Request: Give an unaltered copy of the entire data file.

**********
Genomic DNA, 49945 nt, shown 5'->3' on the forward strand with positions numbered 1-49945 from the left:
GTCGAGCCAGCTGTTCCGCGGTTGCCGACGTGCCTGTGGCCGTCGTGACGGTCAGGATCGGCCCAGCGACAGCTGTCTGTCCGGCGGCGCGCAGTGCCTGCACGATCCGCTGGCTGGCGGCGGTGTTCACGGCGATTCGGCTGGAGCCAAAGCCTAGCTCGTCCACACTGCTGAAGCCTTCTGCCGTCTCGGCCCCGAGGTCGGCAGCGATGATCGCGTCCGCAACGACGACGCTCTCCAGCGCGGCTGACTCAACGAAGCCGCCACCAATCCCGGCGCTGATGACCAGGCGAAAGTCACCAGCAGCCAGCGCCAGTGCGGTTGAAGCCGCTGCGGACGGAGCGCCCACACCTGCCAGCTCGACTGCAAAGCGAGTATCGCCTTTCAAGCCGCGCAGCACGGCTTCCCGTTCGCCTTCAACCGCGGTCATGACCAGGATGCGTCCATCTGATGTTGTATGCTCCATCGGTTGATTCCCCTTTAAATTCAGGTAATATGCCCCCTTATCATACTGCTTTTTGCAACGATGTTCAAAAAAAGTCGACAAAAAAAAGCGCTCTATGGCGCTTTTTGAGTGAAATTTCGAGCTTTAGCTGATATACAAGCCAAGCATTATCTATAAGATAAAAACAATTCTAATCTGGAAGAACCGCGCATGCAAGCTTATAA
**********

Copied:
Genomic DNA, 49945 nt, shown 5'->3' on the forward strand with positions numbered 1-49945 from the left:
GTCGAGCCAGCTGTTCCGCGGTTGCCGACGTGCCTGTGGCCGTCGTGACGGTCAGGATCGGCCCAGCGACAGCTGTCTGTCCGGCGGCGCGCAGTGCCTGCACGATCCGCTGGCTGGCGGCGGTGTTCACGGCGATTCGGCTGGAGCCAAAGCCTAGCTCGTCCACACTGCTGAAGCCTTCTGCCGTCTCGGCCCCGAGGTCGGCAGCGATGATCGCGTCCGCAACGACGACGCTCTCCAGCGCGGCTGACTCAACGAAGCCGCCACCAATCCCGGCGCTGATGACCAGGCGAAAGTCACCAGCAGCCAGCGCCAGTGCGGTTGAAGCCGCTGCGGACGGAGCGCCCACACCTGCCAGCTCGACTGCAAAGCGAGTATCGCCTTTCAAGCCGCGCAGCACGGCTTCCCGTTCGCCTTCAACCGCGGTCATGACCAGGATGCGTCCATCTGATGTTGTATGCTCCATCGGTTGATTCCCCTTTAAATTCAGGTAATATGCCCCCTTATCATACTGCTTTTTGCAACGATGTTCAAAAAAAGTCGACAAAAAAAAGCGCTCTATGGCGCTTTTTGAGTGAAATTTCGAGCTTTAGCTGATATACAAGCCAAGCATTATCTATAAGATAAAAACAATTCTAATCTGGAAGAACCGCGCATGCAAGCTTATAA